Yes, that is perhaps the cheesiest blog post title ever written, but it’s true in this case, so it’s fitting for this story.
Back in August, I was contacted by a woman named Maria. Maria and her dad wanted to buy a house. I asked her what she was looking for, put her in touch with one of my trusted lenders to make sure she was able to buy a house, and off we went. In September, they found what they were looking for, made an offer, it was accepted and we started proceeding toward closing.
Maria did everything right; she got paperwork in to the lender when she needed to, contacted an insurance agent to obtain a homeowner’s policy, saved her money and didn’t make any crazy purchases while we were in escrow, and quickly signed any addenda I needed her to sign during the process. She was ecstatic every time I saw her or spoke with her. She LOVED this house!
November 7th, closing day, arrived. I texted Maria, because she was in class that morning, and asked her when she and her dad would be free to sign. She said around noon. I thought that was odd because her dad had never been available during the day before, he was at work. But, I thought perhaps he had taken the day off or something and didn’t give it too much thought. At 10:30 am I received a call from the lender – “Cari, we called to verify employment for Maria’s dad. He was laid off three weeks ago.”
Allow me to digress for just a moment – have you ever seen the movie The Wedding Singer? There’s a line in that movie that we say around the office a lot – “Once again, things that could have been brought to my attention YESTERDAY!” I’m including it here if you haven’t seen it. It’s at the 1:20 mark –
Maria’s dad not working was information that we needed to know the minute it had happened. On the morning of closing, though, time was too tight and circumstances had become too unwieldy to save this sale. Maria and her dad were unable to buy the house, and to say she was devastated would be putting it mildly.
Fast forward about two weeks, the listing agent on this deal had mentioned the situation to another lender who thought she could help. Since she went in to the deal knowing the circumstances of Maria’s dad’s unemployment, she had a different set of criteria to manage, and she thought she had a way to make it work.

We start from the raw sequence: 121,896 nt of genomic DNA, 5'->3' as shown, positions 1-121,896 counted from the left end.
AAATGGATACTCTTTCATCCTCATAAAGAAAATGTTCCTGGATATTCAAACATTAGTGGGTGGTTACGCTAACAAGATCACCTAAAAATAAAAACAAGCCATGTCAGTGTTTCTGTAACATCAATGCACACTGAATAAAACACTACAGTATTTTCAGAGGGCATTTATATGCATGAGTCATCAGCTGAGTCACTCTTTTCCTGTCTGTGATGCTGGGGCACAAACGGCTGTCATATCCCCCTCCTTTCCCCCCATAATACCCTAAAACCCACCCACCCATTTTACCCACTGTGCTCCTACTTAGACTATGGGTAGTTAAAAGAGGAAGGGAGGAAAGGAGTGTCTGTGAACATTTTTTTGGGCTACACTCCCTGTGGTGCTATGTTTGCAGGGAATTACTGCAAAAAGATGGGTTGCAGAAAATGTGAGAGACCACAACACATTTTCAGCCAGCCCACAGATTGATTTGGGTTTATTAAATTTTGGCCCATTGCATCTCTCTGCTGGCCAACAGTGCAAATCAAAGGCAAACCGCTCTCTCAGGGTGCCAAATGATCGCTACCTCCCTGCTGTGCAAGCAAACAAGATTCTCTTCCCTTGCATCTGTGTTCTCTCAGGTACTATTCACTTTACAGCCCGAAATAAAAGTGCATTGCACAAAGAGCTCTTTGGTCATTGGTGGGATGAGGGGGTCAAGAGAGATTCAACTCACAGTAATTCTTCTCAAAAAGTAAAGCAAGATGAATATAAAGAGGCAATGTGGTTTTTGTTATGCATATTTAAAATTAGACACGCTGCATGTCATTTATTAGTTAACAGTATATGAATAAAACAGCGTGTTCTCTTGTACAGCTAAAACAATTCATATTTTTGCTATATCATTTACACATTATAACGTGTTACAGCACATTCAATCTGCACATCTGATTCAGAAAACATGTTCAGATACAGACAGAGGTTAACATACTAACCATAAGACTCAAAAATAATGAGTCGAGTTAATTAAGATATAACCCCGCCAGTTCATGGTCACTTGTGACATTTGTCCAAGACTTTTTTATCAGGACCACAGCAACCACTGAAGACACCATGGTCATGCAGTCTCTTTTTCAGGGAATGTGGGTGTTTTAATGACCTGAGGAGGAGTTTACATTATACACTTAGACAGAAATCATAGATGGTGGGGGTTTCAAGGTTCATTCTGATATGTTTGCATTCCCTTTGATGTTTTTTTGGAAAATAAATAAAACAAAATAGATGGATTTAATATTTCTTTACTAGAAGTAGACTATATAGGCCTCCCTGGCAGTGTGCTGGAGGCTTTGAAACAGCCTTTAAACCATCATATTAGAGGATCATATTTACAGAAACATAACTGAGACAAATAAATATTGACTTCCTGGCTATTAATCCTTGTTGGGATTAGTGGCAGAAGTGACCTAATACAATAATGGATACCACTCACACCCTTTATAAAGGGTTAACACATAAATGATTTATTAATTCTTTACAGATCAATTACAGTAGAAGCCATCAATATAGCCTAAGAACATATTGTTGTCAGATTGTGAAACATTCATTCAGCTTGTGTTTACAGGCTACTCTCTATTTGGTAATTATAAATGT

I called Maria to see if she was still interested. At first, she balked. I asked, “I thought you loved that house?”
“Oh, I do!” she assured me. “That’s the problem. Cari, when I heard I couldn’t buy the house, my heart broke into a thousand tiny pieces. I cannot put myself through that again. I can’t get that far and then allow my heart to break once more.”
The phrase “…a thousand tiny pieces…” echoed through my mind.
She said she’d think about it, talk to her dad, and let me know.
The next time I spoke with her, she said her dad was sure that not getting the house had been a sign they weren’t supposed to buy it all. “But I love it, Cari, I do. I will try to convince him.”
Just after Thanksgiving she called me and said her dad was on board once again, and so was she. But she asked me, “Cari, will it work? Will I get the house?” Again I heard her phrase “…a thousand tiny pieces…” I told her I believed it really would work this time. She said okay, and we went down this road again.
I am pleased to report that yesterday, just in time for Christmas, Maria and her dad closed on their home. Her heart is safe, and they can celebrate in a place they love. She texted me yesterday afternoon: “You have made me really happy. Thank you for your help and Merry Christmas to you, too. I have no words to thank you.”
She has no words. She doesn’t need them. The light in her eyes when I gave her the key spoke volumes.
I wish you joy this Christmas and as little heart break as possible. Merry Christmas!